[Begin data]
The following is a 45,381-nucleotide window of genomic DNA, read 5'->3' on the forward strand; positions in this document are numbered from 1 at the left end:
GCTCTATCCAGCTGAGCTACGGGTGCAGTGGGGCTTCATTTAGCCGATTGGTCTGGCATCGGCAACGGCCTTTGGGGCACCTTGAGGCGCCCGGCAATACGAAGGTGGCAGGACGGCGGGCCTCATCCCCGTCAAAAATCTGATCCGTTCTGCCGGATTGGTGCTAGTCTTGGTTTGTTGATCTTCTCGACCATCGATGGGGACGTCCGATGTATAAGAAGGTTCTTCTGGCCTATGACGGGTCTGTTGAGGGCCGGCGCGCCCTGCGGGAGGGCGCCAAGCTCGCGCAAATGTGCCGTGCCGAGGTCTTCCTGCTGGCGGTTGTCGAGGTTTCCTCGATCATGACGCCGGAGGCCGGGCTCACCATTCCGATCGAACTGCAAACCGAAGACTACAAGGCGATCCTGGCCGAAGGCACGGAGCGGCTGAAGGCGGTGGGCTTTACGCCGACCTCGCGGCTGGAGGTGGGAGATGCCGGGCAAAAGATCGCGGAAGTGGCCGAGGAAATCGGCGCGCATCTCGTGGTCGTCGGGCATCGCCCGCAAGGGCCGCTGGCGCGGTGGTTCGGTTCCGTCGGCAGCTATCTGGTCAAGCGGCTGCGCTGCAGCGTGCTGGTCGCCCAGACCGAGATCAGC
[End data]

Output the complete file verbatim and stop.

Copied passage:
The following is a 45,381-nucleotide window of genomic DNA, read 5'->3' on the forward strand; positions in this document are numbered from 1 at the left end:
GCTCTATCCAGCTGAGCTACGGGTGCAGTGGGGCTTCATTTAGCCGATTGGTCTGGCATCGGCAACGGCCTTTGGGGCACCTTGAGGCGCCCGGCAATACGAAGGTGGCAGGACGGCGGGCCTCATCCCCGTCAAAAATCTGATCCGTTCTGCCGGATTGGTGCTAGTCTTGGTTTGTTGATCTTCTCGACCATCGATGGGGACGTCCGATGTATAAGAAGGTTCTTCTGGCCTATGACGGGTCTGTTGAGGGCCGGCGCGCCCTGCGGGAGGGCGCCAAGCTCGCGCAAATGTGCCGTGCCGAGGTCTTCCTGCTGGCGGTTGTCGAGGTTTCCTCGATCATGACGCCGGAGGCCGGGCTCACCATTCCGATCGAACTGCAAACCGAAGACTACAAGGCGATCCTGGCCGAAGGCACGGAGCGGCTGAAGGCGGTGGGCTTTACGCCGACCTCGCGGCTGGAGGTGGGAGATGCCGGGCAAAAGATCGCGGAAGTGGCCGAGGAAATCGGCGCGCATCTCGTGGTCGTCGGGCATCGCCCGCAAGGGCCGCTGGCGCGGTGGTTCGGTTCCGTCGGCAGCTATCTGGTCAAGCGGCTGCGCTGCAGCGTGCTGGTCGCCCAGACCGAGATCAGC